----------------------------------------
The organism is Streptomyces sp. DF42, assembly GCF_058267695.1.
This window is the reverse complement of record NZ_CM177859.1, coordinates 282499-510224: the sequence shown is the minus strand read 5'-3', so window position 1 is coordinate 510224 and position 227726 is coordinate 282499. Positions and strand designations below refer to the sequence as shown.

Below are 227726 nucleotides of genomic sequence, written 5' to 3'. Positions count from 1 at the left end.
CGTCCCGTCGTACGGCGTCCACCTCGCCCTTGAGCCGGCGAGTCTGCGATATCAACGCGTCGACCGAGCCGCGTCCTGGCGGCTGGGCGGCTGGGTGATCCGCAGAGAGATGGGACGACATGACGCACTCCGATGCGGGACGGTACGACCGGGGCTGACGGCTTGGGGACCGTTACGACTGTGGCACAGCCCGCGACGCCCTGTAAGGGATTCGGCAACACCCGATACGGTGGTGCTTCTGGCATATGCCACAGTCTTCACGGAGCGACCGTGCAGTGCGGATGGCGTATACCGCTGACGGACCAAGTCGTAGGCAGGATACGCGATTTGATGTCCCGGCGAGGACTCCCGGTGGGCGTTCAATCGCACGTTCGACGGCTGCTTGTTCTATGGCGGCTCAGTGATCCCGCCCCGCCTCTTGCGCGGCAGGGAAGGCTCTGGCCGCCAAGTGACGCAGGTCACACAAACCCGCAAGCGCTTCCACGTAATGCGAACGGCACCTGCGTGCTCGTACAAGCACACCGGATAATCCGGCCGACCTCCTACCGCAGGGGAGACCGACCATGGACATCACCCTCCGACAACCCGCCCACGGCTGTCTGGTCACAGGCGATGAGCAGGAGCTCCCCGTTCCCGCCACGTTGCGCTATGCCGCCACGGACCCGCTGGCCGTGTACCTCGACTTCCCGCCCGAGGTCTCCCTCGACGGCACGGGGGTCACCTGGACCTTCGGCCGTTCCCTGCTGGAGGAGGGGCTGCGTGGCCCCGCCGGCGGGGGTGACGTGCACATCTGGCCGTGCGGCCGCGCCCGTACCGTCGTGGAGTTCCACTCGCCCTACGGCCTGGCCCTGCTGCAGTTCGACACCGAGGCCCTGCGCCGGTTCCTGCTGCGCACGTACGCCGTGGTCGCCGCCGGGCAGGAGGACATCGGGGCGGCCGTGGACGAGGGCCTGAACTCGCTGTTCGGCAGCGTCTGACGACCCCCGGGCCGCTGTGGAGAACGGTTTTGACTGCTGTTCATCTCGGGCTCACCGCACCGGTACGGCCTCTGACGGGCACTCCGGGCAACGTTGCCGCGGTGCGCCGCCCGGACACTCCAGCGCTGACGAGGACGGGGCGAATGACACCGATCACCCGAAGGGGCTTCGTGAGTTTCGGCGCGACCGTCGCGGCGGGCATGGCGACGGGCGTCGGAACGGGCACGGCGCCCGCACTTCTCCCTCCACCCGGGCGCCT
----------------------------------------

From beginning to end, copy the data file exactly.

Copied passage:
The organism is Streptomyces sp. DF42, assembly GCF_058267695.1.
This window is the reverse complement of record NZ_CM177859.1, coordinates 282499-510224: the sequence shown is the minus strand read 5'-3', so window position 1 is coordinate 510224 and position 227726 is coordinate 282499. Positions and strand designations below refer to the sequence as shown.

Below are 227726 nucleotides of genomic sequence, written 5' to 3'. Positions count from 1 at the left end.
CGTCCCGTCGTACGGCGTCCACCTCGCCCTTGAGCCGGCGAGTCTGCGATATCAACGCGTCGACCGAGCCGCGTCCTGGCGGCTGGGCGGCTGGGTGATCCGCAGAGAGATGGGACGACATGACGCACTCCGATGCGGGACGGTACGACCGGGGCTGACGGCTTGGGGACCGTTACGACTGTGGCACAGCCCGCGACGCCCTGTAAGGGATTCGGCAACACCCGATACGGTGGTGCTTCTGGCATATGCCACAGTCTTCACGGAGCGACCGTGCAGTGCGGATGGCGTATACCGCTGACGGACCAAGTCGTAGGCAGGATACGCGATTTGATGTCCCGGCGAGGACTCCCGGTGGGCGTTCAATCGCACGTTCGACGGCTGCTTGTTCTATGGCGGCTCAGTGATCCCGCCCCGCCTCTTGCGCGGCAGGGAAGGCTCTGGCCGCCAAGTGACGCAGGTCACACAAACCCGCAAGCGCTTCCACGTAATGCGAACGGCACCTGCGTGCTCGTACAAGCACACCGGATAATCCGGCCGACCTCCTACCGCAGGGGAGACCGACCATGGACATCACCCTCCGACAACCCGCCCACGGCTGTCTGGTCACAGGCGATGAGCAGGAGCTCCCCGTTCCCGCCACGTTGCGCTATGCCGCCACGGACCCGCTGGCCGTGTACCTCGACTTCCCGCCCGAGGTCTCCCTCGACGGCACGGGGGTCACCTGGACCTTCGGCCGTTCCCTGCTGGAGGAGGGGCTGCGTGGCCCCGCCGGCGGGGGTGACGTGCACATCTGGCCGTGCGGCCGCGCCCGTACCGTCGTGGAGTTCCACTCGCCCTACGGCCTGGCCCTGCTGCAGTTCGACACCGAGGCCCTGCGCCGGTTCCTGCTGCGCACGTACGCCGTGGTCGCCGCCGGGCAGGAGGACATCGGGGCGGCCGTGGACGAGGGCCTGAACTCGCTGTTCGGCAGCGTCTGACGACCCCCGGGCCGCTGTGGAGAACGGTTTTGACTGCTGTTCATCTCGGGCTCACCGCACCGGTACGGCCTCTGACGGGCACTCCGGGCAACGTTGCCGCGGTGCGCCGCCCGGACACTCCAGCGCTGACGAGGACGGGGCGAATGACACCGATCACCCGAAGGGGCTTCGTGAGTTTCGGCGCGACCGTCGCGGCGGGCATGGCGACGGGCGTCGGAACGGGCACGGCGCCCGCACTTCTCCCTCCACCCGGGCGCCT